In March, 1780, a party of Indians reached the frontiers in the neighborhood of his father's farm, and as Sullivan, in 1779, had destroyed their towns and villages, it was thought they would not venture upon their accustomed deeds of violence. In the hope that the frontiers would have some rest, and lulled into a fatal security from the shy movements of this band of savage warriors, many returned to their homes, and ventured to engage in their ordinary occupations. Van Campen went with his father to his Farm, and assisted in erecting a shanty for lodging. On the morning of the 29th of March, they were surprised by a party of ten Indians. His father and brother were inhumanly killed, scalped, and thrown on the fire, and himself taken prisoner.
Van Campen was pinioned and the party their march. Two other prisoners were taken in the course of the next day. Their route over the mountain was very difficult, and in many places the snow was deep. They came to the north branch of the Susquehanna, at little Tunkhannock creek where the Indians had moored their canoes after descending the river. When they had crossed over to the east side, the canoes were propelled into the middle of the stream and set adrift. The party then proceeded along the bank of the river toward its source. On the way to Whilusink, Van Campen improved an opportunity which the unwonted carelessness of the Indians offered, in suggesting to his companions in captivity a plan of escape, only, however, to be effected in the total massacre of the Indian party.
The motive for such a daring attempt was indeed a powerful one, for he well knew their fate, being the first prisoners taken after Sullivan's campaign. Van Campen was well aware, that under these unfavorable auspices, they would, after a parade in savage triumph through the Indian villages, suffer every torture that dispositions wild, uncontrolled, and revengeful, could suggest, and finally grace a burning pile. He reasoned under these convictions, that they had now an inch of ground to fight on, and if they did not succeed, the alternative was to sell their lives as dearly as possible. If another day should close upon them in captivity, and it would soon wing its course, hope would grow faint, and per chance the taunt the triumphs, and the lingering death, would be meted out in all its horrors, while every effort at manly resistance would be palsied. His fellow prisoners agreed to join in the attempt. The natural vigilance of the Indians returned, and it was well for the prisoners that they were far from the place of destination.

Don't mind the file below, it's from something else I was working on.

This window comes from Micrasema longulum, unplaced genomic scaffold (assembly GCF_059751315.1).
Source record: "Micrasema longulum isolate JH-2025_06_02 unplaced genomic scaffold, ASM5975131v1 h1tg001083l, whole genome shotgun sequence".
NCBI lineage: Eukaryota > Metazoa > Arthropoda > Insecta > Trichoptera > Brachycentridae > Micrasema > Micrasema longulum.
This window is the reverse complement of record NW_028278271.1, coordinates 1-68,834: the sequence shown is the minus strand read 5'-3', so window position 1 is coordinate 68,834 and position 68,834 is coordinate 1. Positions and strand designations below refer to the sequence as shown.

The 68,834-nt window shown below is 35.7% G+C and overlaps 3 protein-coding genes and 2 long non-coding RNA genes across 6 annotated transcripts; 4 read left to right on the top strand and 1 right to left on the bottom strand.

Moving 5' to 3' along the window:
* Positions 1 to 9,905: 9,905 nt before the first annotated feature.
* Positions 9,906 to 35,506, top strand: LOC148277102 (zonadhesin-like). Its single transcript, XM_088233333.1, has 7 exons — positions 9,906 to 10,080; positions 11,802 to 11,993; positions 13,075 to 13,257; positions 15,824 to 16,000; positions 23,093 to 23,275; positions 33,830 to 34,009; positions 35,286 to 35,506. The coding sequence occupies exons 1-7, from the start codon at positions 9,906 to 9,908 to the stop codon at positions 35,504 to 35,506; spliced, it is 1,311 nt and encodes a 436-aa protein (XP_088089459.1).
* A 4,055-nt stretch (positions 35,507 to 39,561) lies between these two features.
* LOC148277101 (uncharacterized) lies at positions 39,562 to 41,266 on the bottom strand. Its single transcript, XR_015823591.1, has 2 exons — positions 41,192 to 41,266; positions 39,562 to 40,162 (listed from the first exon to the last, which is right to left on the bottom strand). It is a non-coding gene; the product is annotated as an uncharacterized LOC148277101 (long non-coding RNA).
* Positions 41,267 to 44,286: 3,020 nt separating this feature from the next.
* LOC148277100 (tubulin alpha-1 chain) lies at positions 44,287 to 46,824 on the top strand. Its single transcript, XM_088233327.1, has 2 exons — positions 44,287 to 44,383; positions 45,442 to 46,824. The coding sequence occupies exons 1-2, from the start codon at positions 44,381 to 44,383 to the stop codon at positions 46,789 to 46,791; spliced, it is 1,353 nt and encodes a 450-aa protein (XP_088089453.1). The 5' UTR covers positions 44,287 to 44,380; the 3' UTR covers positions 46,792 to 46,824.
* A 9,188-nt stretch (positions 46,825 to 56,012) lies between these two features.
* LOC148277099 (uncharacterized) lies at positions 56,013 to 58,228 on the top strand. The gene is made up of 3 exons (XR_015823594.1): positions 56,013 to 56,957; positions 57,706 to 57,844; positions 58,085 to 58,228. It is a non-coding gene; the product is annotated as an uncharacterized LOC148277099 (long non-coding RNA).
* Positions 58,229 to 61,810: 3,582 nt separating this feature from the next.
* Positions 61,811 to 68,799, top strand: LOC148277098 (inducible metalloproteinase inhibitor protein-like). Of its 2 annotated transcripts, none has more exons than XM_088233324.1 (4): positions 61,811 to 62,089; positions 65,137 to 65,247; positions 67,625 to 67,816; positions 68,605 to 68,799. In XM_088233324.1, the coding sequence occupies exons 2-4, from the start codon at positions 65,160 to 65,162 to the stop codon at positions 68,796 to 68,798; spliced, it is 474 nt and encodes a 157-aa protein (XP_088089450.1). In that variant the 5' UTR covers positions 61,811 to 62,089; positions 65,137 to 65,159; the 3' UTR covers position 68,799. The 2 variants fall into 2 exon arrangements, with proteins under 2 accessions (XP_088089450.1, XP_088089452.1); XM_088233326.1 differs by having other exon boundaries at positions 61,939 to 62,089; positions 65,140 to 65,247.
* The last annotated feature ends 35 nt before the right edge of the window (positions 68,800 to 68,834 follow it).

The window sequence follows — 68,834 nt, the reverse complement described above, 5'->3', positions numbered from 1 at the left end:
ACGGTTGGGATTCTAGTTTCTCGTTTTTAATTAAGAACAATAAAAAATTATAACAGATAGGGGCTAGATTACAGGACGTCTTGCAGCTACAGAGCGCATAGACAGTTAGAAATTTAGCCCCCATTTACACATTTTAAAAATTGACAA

On the fourth day of their captivity, a few moments offered for consultation on the mode of attack. As theIndians had on former nights laid five on each side of the fire, the prisoners bound and placed between them, Van Campen's plan was to procure a knife, and at an hour when they were sound in sleep, cut off their bands, disarm the savages of their guns and tomahawks, and the three prisoners with each a tomahawk, come to close work at once. This plan was objected to by the other two. All agreed in the necessity of disarming. The objectors to Van Campen's mode, thought it best for one of the party to fire upon the Indians, on one side of the fire, while the remaining two were engaged in the work of death on the other. Van Campen was decidedly opposed to this proposition, as the moment a shot was fired, the alarm would be given, and it would then involve the issue in a dreadful uncertainty. They were obstinate, and as there remained no alternative, he submitted, and they pledged themselves one to the other to fight unto the death in the proposed conflict, rather than remain long in captivity, with a cruel death in the prospect.
On the night of the second of April, about 12 o'clock, the prisoners concluded that all the Indians were sound in sleep. Van Campen had previously procured a knife. They rose, cut themselves loose, and immediately removed all the arms. It was a moment of the most thrilling interest; five brawny savages were stretched at length on either side of the fire. The faint light emitted from the burning brands, scarcely threw back the shadows of night from the sleeping forms. Their outlines, however, were full and fair to the eye accustomed to watching through the heavy hours of a night in the wilderness. At that moment two of the Indians awoke, and discovered the situation of the captives. Van Campen and one of the men were on one side of the fire – his partner proved the coward. Not a moment was to be lost; in an instant the two that were rising fell before his tomahawk, and sunk into the arms of death.He despatched the third one, when the shot was made on the opposite side of the fire. The alarm was then general. Three were mortally wounded from the shots – four still remained.
Van Campen gave one a severe wound as he was on the jump. The stroke was aimed at his head, but sunk into his shoulder. He fell, and unfortunately as Van Campen was on the leap after the savage, his foot slipped, and he fell by his side. They grappled together, each exerting his utmost power to prevent the use of the knife and tomahawk. After a short and severe struggle, they mutually relax their hold, which was no sooner done than the Indian regained his feet and run. The victory was complete, only one of the ten Indians, who had laid down to repose in confidence and security that evening, ever reached their villages or Fort Niagara.